Wright adds, “I have been on the beach all my life and I have never seen anything like this. Something has changed in the last year or so and we don’t know whether it is permanent or not.”

This year’s attacks follow the death last September in Byron Bay of Paul Wilcox. The 50-year-old ocean swimmer was killed by a great white near the tourist mecca of Main Beach. 

There is some speculation that since Byron Bay closed its whaling station in 1962 there are more whales migrating with their calves. “A whale calf is a lot easier for a shark to get than a whale,” says Wright. “That is what they eat.”

In Western Australia some sharks return repeatedly to seal colonies – a favourite feeding spot – while others don’t.

‘In the dark’

“We don’t have enough data,” says Neil Kennedy, a north coast surveyor and ocean aficionado. “We are in the dark. There is not enough research done. We don’t know whether they come back, whether they are territorial.”

There has been speculation that great whites are coming inshore because the ocean is being fished out by humans. Experts dismiss this, however, pointing out that great whites travel vast distances in search of food. 

Warmer water has been blamed. But, says Wright, “all the information we have is the water is the same. It is still very warm but it was warmer last year. The bait fish area is a dark big blob. Dolphins flying through it. The whales this year have been very close and so have the sharks.” It seems the entire food chain is moving closer to the beaches.

With holiday bookings dwindling, Wright is open to any ideas on how to keep the sharks away. He fears locals may turn vigilante and start hunting the protected species. 

“I have had lots of technology sent in,” he says. “One guy is prepared to pay for a number of these $20,000 drones, which will fly in the wind and rain. It has a camera and will feed it back to a laptop. But you are still going to need people to run these. I have had offers of hot-air balloons, gyros, blimps, you name it. There are technologies using electrical impulses. There is one family who have bought these surf-safe units you put in your board. They run a wire up the board and you put in a tag so part of the board becomes electric. There can be ones for your wrist and ankle, a shark shield that is designed for scuba divers.”

It is debatable, however, whether a great white in attack mode will be deterred by these measures. Wright does not support culling – “they say a great white has to be 10 years old before it can give birth, so it is very slow to increase population” – and hopes the problem will be solved by technology.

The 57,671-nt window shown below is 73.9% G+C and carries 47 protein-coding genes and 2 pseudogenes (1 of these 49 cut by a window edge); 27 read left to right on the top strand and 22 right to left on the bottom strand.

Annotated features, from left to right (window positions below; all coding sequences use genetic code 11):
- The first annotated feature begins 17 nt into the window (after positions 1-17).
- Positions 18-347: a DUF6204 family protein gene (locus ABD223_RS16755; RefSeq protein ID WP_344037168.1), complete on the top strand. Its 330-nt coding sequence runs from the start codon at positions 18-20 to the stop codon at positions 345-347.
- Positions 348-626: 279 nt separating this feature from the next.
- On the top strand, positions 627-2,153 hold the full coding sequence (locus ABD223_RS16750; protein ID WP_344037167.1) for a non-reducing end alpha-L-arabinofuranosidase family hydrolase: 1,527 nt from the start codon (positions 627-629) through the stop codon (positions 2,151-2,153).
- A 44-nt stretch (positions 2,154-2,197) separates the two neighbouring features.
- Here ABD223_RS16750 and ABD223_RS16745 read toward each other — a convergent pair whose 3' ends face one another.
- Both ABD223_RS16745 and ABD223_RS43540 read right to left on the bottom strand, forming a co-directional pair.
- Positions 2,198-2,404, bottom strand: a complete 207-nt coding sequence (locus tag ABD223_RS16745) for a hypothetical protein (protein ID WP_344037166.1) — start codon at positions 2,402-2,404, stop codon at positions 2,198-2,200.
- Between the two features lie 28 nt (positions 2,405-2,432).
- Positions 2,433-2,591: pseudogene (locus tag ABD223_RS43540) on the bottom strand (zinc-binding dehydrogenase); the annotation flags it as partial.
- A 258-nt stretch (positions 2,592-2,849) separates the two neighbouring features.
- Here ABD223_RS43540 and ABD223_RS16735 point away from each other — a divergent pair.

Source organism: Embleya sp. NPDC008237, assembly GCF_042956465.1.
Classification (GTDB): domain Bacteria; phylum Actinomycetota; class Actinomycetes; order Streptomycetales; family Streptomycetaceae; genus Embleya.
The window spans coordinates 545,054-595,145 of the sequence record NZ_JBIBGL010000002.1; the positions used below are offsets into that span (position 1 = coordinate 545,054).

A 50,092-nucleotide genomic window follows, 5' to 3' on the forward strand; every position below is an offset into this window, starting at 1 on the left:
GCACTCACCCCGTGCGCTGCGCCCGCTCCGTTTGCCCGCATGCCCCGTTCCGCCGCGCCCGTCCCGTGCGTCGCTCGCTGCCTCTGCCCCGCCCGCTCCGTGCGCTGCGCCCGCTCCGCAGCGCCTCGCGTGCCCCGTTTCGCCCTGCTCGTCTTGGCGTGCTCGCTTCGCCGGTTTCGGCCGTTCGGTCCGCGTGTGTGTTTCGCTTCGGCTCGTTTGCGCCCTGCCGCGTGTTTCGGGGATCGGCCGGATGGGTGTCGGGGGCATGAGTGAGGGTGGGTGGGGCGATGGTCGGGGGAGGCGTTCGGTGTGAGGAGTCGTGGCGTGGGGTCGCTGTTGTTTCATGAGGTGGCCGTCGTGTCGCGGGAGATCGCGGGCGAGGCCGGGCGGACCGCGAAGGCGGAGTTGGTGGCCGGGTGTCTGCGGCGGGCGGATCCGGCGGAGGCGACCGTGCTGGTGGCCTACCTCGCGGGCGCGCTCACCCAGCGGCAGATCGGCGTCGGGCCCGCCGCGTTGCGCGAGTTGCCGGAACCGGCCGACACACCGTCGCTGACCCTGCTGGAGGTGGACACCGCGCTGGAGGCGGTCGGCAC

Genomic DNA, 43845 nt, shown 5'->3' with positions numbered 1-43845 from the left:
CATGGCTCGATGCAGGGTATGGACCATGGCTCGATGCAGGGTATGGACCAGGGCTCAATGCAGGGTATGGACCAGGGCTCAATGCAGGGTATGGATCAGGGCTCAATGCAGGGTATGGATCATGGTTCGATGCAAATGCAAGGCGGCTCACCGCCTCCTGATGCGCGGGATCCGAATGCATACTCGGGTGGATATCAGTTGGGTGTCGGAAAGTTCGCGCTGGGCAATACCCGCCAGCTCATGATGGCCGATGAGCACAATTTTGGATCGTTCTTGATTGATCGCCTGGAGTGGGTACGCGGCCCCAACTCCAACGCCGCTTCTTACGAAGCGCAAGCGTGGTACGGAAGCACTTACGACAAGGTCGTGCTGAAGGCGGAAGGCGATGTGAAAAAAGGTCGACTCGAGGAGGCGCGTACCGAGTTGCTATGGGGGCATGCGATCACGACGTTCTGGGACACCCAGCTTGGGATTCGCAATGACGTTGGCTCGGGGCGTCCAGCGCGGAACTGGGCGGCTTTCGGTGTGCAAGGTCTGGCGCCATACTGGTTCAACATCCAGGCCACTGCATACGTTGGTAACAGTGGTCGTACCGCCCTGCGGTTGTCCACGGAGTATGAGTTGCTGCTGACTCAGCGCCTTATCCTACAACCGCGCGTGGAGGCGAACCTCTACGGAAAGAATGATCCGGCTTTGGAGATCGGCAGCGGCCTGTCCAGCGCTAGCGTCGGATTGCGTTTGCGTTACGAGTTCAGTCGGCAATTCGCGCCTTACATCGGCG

Michael O’Grady, surfer and president of the Byron Bay Chamber of Commerce, believes that the NSW government’s $250,000 investment in tagging is “a complete waste of money. A shark can piss off to Hawaii and you never see it again. We want drones and we want gyrocopters. The council are very slow to act. It needs a big shake-up. It is a really pointless argument to spend any money that relates to underwater activities. The only guarantee and protection we can give is aerial surveillance. And drones work. The last thing we need is another attack.”

The NSW premier, Mike Baird, invited experts from around the world to a summit in Sydney this week.

“If they don’t come up with a solution they will put up nets,” says Wright. “The Gold Coast has nets and there hasn’t been an attack there for 30 or 40 years.” But nets also catch dolphins, turtles, and other large non-threatening fish. And the majority of attacks have been on people further out to sea, not close to the beach. 

“There are a number of options,” says Kennedy, “and I think our options need to be integrated. You need to have a gamut of solutions put in place at different intensity at different levels and they need to vary dependent on what ocean user you are trying to look after – the surfer, the swimmer, various groups.”

Experts advise that swimming at dawn or dusk is the most dangerous time, when the water is cloudy and poor light conditions make it harder to see a shark. But Craig Ison says he has seen sharks at all times of the day.

In the meantime, the iconic Australian summer spent at the beach is undergoing a dramatic rethink. The best way to avoid being attacked by a shark is not to go in the water. And that’s an unpalatable reality for those who flock to coastal towns, drawn by the sea.

This article was first published in the print edition of The Saturday Paper on Oct 3, 2015 as "Shark minds". Subscribe here.

Susan Chenery
is a journalist who has lived and worked in Sydney, London, New York and Italy.